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06/16/2013

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Thomas Rekdal

In the fantasy spirit of nominating federal tax deductions that ought to go, I suggest we get rid of any deductions for state and local taxes. Why should the taxpayers of one state subsidize the profligate governments of any others?

Gordon Longhouse

I have long been a fan of Becner but this post is pretty lame.

To begin with Becker's notion of expensing capital. Most capital expenditure has been financed which makes sense: match the benefits to the cost. Becker suggests allowing as an expense now an expenditure that will produce income for a period of years and was probably acquired in part with borrowed money over a period of years. Why? Surely it would be enough to get rid of accelerated depreciation. Even Italians in the renaissance saw the need to depreciate long life assets over time.

They both wistfully suggest a VAT might be worthwhile while ignoring the history of the VAT everywhere else. Lots of poor countries have brought in VAT as a price of joining the European Union but that hardly seems likely to happen to the US.
Canada brought in a VAT but got rid of a stupid tax: the Manufacturer's Sales Tax instead. Likewise Australia which used its VAT to get rid of a raft of stupid state transaction based taxes. What do Becner propose?
Use VAT to lower taxes on capital. That is to say that the poor who have no savings to speak of will pay the taxes of the rich who do.
When a poor person borrows to buy something, a car or house, the purchase will be subject to VAT.
The interest the poor pay to the well to do will not be subject to tax as this is distortionary to capital expenditure and some how makes the poor poorer.
Then there is the cascading effect of a VAT in a federal system that features sales taxes. Canada after more than 10 years is only just getting to grips with this. Becner don't discuss it at all.
All in all a disappointing post.

Neilehat

"Death and Taxes", both undesirable, but a fact of Life none the less. No matter how we slice and dice the Debits and Credits the fundamental fact still remains - the Government must still meet it's financial obligations. Along with every one else. Change and simplification? Hopefully, but I have my doubts.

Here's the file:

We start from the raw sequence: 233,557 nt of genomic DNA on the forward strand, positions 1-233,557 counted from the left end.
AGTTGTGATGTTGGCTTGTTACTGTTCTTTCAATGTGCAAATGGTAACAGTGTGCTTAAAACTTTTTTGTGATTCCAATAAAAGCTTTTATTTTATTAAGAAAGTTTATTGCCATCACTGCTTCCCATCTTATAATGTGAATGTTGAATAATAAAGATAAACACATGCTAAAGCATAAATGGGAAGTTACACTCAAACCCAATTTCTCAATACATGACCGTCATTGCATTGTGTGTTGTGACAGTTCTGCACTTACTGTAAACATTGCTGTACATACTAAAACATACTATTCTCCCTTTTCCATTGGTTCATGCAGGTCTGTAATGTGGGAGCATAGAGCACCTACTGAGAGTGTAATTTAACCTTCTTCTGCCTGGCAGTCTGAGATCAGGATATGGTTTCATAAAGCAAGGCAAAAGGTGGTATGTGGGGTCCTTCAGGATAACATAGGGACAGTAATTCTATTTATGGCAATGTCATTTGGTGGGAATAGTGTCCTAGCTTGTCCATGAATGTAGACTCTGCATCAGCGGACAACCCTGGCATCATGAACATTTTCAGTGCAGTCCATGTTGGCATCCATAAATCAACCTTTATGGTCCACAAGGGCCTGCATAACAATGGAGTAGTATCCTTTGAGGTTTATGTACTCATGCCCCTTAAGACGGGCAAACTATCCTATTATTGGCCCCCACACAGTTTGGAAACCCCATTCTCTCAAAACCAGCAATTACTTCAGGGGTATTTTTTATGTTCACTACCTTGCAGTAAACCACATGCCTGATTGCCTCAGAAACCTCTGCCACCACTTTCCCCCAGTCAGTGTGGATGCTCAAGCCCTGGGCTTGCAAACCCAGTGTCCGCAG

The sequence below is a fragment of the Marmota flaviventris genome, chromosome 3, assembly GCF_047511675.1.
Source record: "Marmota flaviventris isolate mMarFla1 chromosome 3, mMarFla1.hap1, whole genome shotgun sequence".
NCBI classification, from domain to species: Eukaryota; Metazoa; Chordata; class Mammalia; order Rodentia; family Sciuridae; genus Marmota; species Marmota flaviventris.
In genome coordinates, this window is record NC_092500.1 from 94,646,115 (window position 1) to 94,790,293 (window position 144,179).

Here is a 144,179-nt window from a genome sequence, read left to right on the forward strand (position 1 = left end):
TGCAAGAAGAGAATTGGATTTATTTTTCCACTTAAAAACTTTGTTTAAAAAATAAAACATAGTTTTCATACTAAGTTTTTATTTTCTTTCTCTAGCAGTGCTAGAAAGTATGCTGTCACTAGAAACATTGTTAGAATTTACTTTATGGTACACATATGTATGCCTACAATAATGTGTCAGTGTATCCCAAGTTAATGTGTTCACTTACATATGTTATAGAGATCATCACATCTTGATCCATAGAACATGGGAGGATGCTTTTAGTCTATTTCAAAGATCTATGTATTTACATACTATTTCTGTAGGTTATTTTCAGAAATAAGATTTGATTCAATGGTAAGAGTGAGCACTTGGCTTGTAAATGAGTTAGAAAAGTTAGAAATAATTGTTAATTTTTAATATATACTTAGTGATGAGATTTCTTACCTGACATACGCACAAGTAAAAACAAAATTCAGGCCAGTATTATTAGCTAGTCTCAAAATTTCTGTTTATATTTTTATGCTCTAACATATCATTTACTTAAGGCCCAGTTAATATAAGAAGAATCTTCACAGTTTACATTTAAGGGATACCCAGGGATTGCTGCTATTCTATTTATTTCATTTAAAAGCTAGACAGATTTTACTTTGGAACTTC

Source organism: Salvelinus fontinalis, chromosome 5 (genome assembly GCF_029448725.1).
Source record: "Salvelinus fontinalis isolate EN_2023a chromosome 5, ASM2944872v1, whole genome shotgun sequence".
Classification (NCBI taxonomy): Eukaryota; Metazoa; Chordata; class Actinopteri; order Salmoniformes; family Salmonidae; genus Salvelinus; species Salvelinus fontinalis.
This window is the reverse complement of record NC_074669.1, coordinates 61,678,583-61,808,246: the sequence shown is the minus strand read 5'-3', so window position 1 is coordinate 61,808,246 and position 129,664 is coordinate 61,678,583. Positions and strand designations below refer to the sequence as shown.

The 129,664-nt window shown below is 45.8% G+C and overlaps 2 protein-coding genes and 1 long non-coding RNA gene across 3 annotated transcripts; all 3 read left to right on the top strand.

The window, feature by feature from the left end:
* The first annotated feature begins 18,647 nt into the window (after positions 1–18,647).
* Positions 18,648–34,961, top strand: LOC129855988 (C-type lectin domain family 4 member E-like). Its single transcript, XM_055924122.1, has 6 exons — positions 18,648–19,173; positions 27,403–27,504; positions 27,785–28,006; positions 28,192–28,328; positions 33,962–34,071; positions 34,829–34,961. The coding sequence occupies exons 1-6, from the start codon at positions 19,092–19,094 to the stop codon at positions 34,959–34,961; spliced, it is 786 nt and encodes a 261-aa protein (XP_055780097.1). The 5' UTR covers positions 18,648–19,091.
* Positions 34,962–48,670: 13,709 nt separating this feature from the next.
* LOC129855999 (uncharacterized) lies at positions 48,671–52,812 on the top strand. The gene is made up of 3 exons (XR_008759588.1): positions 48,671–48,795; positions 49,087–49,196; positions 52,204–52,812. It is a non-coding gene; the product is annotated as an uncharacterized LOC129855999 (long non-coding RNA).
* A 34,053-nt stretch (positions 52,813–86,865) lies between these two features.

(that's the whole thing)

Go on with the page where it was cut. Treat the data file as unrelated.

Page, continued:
Terry Bennett

At the risk of spontaneous combustion, may I raise the idea in this lair of the consequentialist that perhaps tax policy should be constrained not only by outcome but also by morality? (They are not the same thing, really.) I believe all men are created equal, and progressive and targeted tax schemes are an affront to that principle.

The manifest purpose of tax is to fund the government. If we did not need to fund the government, we would not need tax, and there would still be some extremely rich people and some extremely poor people and a multitude in between, but we would all be free people - free to carry on our affairs and apply our productivity as we saw fit, without having to surrender a share of, or even account for, our individual output. The equalizing effect of tax is a false ideal.

We all need government, and we should all pay for it. Furthermore, if everybody paid for it, everybody would be a budget hawk, and the government would be a lot smaller. Therefore, I am a serious fan of a consumption tax such as the Fair Tax, because it falls on all alike - even tourists.

Going even further, perhaps the most egalitarian tax is a per capita tax, because it does not depend on behavior. It is a tax on membership in society. You want the government to spend $3 billion this year? Divide it by 300 million, and let's each pay $10k, and then it's nobody's business what anybody else does for a living or how much they make. (Obamacare is actually the first such "tax", per the SCOTUS, because it is assessed on people who simply exist, not because of any conduct they have undertaken.) The bonus will be that lots of people will protest if they have to pay $10k, and they will demand that the government spend less.

Here's another approach. Let's exempt the lowest 20% of earners from tax, but put the onus on them to justify their exemption. The other 80% will pay 1.25 shares each, and anyone who pays will not be subject to any kind of audit or review. Maybe the 20% who don't pay shouldn't get to vote on how the money is spent. It should then become a point of personal honor to become sufficiently productive to be a paying member of society.

RossAnderson

I posted a very slightly critical comment on Becker's post yesterday. Now it's gone. Maybe Judge Posner should tell him to put it back, as a matter of credibility.

starsky

Terry, while I appreciate the sentiment regarding equality, I disagree with your conclusions. Men may be created equal in the eyes of God, but certainly not in terms of wealth or opportunity. Only those with excess wealth can take advantage of investment opportunities. Look at evidence from the Great Depression or the Great Recession -- those with limited means were forced to sell their assets at discounted prices, while those with excess wealth were able to acquire those assets at discounted prices. Furthermore, those with greater wealth have better access to education and contacts, giving them an even greater advantage. The rich get richer and the poor get poorer until, like every game of Monopoly, all the money becomes concentrated among fewer and fewer people until there is one winner and many losers. In short, any completely free, capitalist economy provides those with existing wealth an inherent advantage, which is precisely why taxation must be progressive.

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